Document Type : Original Article
Department of Physical Education and Sport Sciences, Islamic Azad University, Bojnourd Branch, Bojnourd, Iran
Department of Medical Physics and Radiology, School of Medicine, North Khorasan University of Medical Sciences, Bojnurd, Iran
Background: The appropriate activity of the knee agonist-antagonist muscles is important to resist against abnormal abduction-adduction moments loads around knee joint and reduce the risk of knee injuries. Exercise training has been commonly used as an intervention to improve neuromuscular activity of the synergic and/or agonist-antagonist muscles. However, maximizing the effectiveness of exercise interventions for improving neuromuscular activity between muscle groups has been less investigated. The aim of this study was to investigate the improvement in neuromuscular activity of quadriceps and hamstrings muscles after resistance eccentric training versus concentric training.
Methods: 26 male subjects randomly recruited for this controlled laboratory study. Subjects were randomly divided into two groups, eccentric training group (No = 13), and concentric training group (No = 13). Maximal knee extension force and bipolar surface electromyography (EMG) signals from quadriceps and hamstrings muscles were recorded before and after concentric and eccentric strength training. Root mean square (RMS) was computed from raw EMG signals.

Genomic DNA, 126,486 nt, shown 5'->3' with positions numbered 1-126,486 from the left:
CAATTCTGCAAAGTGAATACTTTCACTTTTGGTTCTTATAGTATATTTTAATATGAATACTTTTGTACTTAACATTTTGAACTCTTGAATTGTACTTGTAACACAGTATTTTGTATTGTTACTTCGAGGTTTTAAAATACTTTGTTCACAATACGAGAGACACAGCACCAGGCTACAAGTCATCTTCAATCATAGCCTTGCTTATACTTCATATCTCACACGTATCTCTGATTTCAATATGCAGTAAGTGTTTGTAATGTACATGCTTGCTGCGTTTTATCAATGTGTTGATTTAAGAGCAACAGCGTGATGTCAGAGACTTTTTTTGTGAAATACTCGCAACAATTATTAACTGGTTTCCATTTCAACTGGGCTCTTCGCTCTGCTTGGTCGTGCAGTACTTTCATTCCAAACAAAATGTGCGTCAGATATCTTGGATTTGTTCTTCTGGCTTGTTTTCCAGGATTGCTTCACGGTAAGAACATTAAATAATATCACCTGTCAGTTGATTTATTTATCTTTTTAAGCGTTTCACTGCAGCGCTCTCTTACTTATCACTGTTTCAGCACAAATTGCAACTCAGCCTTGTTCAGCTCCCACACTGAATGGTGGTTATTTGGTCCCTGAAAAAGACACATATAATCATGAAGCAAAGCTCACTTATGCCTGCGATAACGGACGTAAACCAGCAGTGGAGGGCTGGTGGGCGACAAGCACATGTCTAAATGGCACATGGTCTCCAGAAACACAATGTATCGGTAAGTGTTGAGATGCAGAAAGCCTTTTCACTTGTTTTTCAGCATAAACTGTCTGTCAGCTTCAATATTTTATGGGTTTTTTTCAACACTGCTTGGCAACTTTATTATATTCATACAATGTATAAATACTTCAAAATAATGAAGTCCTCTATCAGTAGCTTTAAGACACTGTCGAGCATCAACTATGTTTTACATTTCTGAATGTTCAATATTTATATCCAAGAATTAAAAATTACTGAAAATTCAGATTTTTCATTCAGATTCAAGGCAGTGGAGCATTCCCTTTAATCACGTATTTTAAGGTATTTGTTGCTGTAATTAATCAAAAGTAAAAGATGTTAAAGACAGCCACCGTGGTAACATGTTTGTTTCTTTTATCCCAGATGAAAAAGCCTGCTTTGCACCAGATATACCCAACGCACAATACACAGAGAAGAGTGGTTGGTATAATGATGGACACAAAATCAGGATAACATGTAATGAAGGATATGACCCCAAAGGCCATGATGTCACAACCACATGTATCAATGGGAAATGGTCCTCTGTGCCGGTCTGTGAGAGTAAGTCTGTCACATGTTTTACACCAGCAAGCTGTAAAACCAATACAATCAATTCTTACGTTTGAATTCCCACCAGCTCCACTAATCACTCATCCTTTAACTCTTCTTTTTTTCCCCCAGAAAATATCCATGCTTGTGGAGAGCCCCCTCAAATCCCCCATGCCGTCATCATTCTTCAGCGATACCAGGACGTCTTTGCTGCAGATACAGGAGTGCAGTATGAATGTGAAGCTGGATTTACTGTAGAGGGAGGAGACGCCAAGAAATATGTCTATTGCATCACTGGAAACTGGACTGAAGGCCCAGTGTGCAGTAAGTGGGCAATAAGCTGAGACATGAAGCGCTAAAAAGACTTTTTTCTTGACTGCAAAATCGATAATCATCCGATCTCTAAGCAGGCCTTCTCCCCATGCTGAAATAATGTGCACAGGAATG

Results: Percent increase in maximal voluntary isometric contraction (MIVC) of quadriceps muscle after eccentric training was significantly higher than that after concentric training (P < 0.05). Moreover, eccentric training resulted in a greater increase in RMS of EMG for quadriceps and hamstrings muscles compared to concentric exercise training (P < 0.05).
Conclusion: The higher increase in neuromuscular activities within the quadriceps and hamstring muscles observed after eccentric exercise may indicate that resistance training using eccentric contraction is more effective in improving neuromuscular activity of the agonist and antagonist muscles.